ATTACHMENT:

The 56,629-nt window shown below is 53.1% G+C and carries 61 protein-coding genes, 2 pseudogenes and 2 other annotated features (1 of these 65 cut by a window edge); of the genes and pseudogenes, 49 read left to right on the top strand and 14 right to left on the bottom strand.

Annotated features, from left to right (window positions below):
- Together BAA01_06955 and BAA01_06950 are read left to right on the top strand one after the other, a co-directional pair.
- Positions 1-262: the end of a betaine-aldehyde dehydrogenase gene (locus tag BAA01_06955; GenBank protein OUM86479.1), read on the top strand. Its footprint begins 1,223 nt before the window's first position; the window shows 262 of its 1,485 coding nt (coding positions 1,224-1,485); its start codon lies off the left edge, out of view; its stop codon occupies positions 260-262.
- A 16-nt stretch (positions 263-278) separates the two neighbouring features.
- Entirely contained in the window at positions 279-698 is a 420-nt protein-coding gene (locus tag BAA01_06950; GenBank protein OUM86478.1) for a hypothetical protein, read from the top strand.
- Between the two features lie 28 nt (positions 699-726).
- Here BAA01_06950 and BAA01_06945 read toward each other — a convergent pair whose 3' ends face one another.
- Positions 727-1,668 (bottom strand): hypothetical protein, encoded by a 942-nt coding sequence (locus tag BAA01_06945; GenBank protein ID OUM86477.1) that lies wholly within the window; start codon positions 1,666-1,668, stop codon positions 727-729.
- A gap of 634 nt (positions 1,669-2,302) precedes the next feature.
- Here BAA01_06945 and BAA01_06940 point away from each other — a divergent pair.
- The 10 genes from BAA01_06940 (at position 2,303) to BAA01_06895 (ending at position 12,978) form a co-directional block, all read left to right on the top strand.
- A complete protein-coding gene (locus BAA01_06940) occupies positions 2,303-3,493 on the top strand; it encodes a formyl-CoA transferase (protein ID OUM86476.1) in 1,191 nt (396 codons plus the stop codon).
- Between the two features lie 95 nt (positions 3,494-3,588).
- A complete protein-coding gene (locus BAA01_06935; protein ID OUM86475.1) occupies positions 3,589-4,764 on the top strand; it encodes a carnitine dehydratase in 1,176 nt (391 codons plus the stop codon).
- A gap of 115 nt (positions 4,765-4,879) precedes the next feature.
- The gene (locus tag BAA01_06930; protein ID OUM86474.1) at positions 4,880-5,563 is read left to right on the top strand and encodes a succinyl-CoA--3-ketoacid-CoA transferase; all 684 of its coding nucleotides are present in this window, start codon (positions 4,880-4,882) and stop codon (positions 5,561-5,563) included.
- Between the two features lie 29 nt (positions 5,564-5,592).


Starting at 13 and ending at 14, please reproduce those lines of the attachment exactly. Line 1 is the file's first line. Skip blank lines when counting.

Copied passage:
- A complete protein-coding gene (locus BAA01_06940) occupies positions 2,303-3,493 on the top strand; it encodes a formyl-CoA transferase (protein ID OUM86476.1) in 1,191 nt (396 codons plus the stop codon).
- Between the two features lie 95 nt (positions 3,494-3,588).